not cricket and she could be after your job! Now it is my turn to do
the asking. No problem, I have a mile of well researched, exceptionally
well-crafted thought-pieces. I pepper this repertoire with the obligatory
questions concerning day-to-day tasks. I thrill at the making
tea bits. I try to hold my jaw steady when they mention the salary,
blinking back the tears as I realise the blue-stripe menu is here to
stay. I enthuse about the company. I disarm them with my awareness of
current affairs, trends in the market.
They shuffle their papers. I look humble. I shut the **** up quickly.
Was I a bit OTT? Well I couldnt have been as strident as the BBC
trained woman waiting her turn outside. And I passed the test. Hell
I was shortlisted from 600 to twenty to get here. I shouldnt be
so hard on myself. I shouldnt be so keen. I should be keener.
I want this job
Right says the boring,
ugly beast in his corner. And his face breaks into a sweaty grin and
I know what he is about to ask and I shudder. I physically shake because
the net is cast. I know everything is over because I cant tell
How would your friends describe you? he beams.
I gag. I grin inanely. Modest, gurgling murmurs spring from my mouth
like unwelcome visitors. My head moves inadvertently. I am smiling like
a bimbo. There is nothing demure or composed left. I look at the blue-suited
ice maiden and yearn for her spiky confidence. She is sharp and crystal.
She looks at my slimy writhing. I am a worm to her stiletto. The pause
is stretching wide as the hangmans noose. I know damn well what
my friends say about me: I am gauche and impatient. I laugh at all the
wrong moments. Red wine was invented for me. Im always sick before
I fall over. I cant say no very loudly. I take risks with no thought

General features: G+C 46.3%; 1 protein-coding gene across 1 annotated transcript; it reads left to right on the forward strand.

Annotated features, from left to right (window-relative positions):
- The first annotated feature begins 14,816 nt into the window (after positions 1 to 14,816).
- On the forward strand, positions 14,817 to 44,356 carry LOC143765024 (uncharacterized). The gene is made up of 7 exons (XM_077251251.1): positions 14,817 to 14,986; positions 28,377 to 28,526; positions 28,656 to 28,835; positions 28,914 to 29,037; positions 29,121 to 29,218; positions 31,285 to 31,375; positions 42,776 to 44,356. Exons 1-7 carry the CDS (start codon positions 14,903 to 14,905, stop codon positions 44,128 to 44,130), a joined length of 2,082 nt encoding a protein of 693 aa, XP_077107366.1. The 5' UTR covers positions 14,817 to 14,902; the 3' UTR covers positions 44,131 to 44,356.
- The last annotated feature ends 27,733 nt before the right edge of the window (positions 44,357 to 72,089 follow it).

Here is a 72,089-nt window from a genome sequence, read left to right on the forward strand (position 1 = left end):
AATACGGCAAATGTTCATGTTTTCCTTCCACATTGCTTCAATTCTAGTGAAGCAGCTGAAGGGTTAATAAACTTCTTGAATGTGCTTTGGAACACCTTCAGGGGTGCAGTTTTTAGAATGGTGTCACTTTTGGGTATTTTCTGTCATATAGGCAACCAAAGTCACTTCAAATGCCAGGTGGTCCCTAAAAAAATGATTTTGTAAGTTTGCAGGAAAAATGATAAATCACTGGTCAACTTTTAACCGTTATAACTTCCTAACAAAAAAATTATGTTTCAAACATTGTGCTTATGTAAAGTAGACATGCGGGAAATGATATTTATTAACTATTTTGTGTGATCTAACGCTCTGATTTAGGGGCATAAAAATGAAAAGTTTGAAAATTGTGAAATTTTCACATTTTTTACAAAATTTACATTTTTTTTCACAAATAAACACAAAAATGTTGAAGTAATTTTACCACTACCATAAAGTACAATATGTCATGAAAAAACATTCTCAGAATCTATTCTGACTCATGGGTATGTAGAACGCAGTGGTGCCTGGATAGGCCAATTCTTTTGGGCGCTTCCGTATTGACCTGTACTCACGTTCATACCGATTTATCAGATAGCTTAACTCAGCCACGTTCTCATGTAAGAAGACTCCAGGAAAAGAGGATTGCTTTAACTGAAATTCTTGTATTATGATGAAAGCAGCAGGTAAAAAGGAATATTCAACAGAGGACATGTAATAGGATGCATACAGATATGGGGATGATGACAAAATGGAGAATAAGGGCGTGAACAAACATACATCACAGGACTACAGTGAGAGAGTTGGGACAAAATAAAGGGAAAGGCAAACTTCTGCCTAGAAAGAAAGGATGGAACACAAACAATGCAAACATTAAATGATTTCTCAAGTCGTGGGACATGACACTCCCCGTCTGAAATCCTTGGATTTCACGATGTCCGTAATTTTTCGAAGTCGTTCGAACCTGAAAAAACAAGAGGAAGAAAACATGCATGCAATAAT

for the consequences. In short I live but how to make that positive
or even slightly understandable to the frigid pension paying, highly
insured couple here is an alarming challenge.
Ive been here before. I know the buzz words. Definitely, Charismatic,
Motivated, Leader, Determined, Success, Individual, Teamplayer blah
blah. I manage one crumbly sentence. We all wait. We all wish for pictures
in this cold square room. Nothing else presents itself to me. They look
at each other. The squat man grins through his chins. Hes not
worried now. The blue-suit stares with a flicker of pity at me. We all
shrug. I can hear her shouting about the shortlist before I get through
the hall. I didnt want the job anyway.
for the next week I wait with escalating anticipation for
the letter. As each day passes the certainty of failure departs. I begin
to mentally spend my new salary. Okay, so Ill still be poor but
I wont be this poor. Ill be a worker. Ill be someone.
Ill get promoted quickly. Im a fast-learner. Im easy
to get on with. People like me. It is self evident that I am capable
for this job. I was made for it. Theyll have given me the benefit
of the doubt. I give myself the benefit of the doubt. The postman laughs
at my impatience. The letter duly arrives. I dont have to open
it. The second class frank says it all. I drink my coffee. I file the
letter with the other 70 rejections. I have been collecting them for
two months now.
'All that study wasnt for nothing,
Youll get lucky,
Give it time
My friends all mean well. But Im as bored by their comments as
they are by my mounting negativity, but never as bored by the feedback
I keep getting: too many qualifications and not enough experience.
Chicken and egg? I need a break soon because there is no h
in wine the way I like to drink it or drown in it!!!